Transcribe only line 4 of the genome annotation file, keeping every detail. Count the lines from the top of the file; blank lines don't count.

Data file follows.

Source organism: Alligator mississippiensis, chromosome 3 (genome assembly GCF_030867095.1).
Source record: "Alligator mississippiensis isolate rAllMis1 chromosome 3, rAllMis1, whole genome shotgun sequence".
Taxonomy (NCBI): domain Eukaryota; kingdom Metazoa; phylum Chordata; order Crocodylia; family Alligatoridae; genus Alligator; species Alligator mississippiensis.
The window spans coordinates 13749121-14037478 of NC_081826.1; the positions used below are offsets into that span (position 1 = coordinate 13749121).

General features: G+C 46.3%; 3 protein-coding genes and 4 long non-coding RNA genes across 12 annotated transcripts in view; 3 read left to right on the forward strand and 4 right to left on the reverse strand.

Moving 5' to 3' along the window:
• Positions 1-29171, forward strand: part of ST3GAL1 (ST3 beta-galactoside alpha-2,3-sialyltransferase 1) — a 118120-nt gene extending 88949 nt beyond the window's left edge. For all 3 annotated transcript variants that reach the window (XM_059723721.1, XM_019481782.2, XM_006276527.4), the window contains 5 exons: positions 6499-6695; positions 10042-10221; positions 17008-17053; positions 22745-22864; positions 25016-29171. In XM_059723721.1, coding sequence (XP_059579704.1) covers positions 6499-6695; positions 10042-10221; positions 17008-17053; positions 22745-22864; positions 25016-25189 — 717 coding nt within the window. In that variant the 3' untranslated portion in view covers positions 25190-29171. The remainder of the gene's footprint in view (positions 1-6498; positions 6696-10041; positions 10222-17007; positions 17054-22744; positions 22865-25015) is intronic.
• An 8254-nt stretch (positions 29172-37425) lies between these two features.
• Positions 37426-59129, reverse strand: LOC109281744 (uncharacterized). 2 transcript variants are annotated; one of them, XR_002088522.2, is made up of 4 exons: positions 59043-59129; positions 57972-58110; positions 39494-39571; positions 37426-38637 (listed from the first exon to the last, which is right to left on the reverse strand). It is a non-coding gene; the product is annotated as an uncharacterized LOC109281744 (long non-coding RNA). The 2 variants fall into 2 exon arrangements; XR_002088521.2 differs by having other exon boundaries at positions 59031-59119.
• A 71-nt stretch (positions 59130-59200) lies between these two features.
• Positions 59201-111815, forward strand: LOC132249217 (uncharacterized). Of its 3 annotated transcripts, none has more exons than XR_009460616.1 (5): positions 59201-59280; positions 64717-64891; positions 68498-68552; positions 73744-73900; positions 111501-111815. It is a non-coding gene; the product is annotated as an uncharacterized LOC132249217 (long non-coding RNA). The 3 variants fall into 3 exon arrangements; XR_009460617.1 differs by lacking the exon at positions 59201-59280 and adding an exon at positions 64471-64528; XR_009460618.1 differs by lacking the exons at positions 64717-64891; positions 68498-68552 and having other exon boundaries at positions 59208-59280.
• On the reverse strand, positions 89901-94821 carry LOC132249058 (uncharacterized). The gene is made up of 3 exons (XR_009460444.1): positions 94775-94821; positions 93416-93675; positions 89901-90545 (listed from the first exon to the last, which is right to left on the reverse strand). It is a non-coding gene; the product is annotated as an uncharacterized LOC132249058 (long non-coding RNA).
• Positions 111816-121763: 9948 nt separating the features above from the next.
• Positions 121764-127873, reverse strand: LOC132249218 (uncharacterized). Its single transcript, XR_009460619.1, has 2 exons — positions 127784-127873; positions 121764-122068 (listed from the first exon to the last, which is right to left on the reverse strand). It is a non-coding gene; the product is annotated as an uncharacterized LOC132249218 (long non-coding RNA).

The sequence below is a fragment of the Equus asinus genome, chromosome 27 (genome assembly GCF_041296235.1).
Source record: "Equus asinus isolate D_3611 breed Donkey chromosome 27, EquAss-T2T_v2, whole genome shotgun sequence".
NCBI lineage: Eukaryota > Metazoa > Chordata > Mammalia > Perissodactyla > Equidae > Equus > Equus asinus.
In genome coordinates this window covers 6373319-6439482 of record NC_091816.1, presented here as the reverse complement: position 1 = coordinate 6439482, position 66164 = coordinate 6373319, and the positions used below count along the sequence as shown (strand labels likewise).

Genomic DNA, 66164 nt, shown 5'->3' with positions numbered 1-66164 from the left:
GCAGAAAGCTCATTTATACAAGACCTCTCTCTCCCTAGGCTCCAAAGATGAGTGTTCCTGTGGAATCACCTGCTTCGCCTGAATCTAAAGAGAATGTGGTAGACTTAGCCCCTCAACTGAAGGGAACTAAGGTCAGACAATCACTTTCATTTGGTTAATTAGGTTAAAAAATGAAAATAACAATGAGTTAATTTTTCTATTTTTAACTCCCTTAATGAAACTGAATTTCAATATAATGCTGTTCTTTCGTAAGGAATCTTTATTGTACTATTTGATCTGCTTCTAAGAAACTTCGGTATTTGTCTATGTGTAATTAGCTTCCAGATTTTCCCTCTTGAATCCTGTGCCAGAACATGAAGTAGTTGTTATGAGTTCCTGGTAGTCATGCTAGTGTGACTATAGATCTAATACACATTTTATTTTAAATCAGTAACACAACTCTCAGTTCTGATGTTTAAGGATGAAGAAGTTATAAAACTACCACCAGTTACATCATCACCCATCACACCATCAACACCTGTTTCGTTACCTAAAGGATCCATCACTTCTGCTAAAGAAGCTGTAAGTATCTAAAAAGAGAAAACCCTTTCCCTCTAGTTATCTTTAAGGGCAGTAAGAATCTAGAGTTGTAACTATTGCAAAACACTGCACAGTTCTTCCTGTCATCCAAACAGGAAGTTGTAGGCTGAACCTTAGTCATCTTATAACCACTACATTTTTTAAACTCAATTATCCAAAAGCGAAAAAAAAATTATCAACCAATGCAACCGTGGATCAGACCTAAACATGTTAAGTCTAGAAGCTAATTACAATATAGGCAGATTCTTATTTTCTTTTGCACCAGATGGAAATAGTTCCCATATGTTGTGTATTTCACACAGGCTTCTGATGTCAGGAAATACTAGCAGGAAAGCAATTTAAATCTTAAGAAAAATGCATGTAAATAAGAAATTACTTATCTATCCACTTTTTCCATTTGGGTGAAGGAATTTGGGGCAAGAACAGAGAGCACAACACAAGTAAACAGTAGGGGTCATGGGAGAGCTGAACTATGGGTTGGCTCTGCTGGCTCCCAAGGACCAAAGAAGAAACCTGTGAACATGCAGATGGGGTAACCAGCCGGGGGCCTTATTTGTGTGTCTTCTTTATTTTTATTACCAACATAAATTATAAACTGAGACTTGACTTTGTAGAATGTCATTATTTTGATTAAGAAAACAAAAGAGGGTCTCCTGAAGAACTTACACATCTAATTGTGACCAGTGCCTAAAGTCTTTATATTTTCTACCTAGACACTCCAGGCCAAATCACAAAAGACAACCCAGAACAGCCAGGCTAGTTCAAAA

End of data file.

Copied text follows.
The window spans coordinates 13749121-14037478 of NC_081826.1; the positions used below are offsets into that span (position 1 = coordinate 13749121).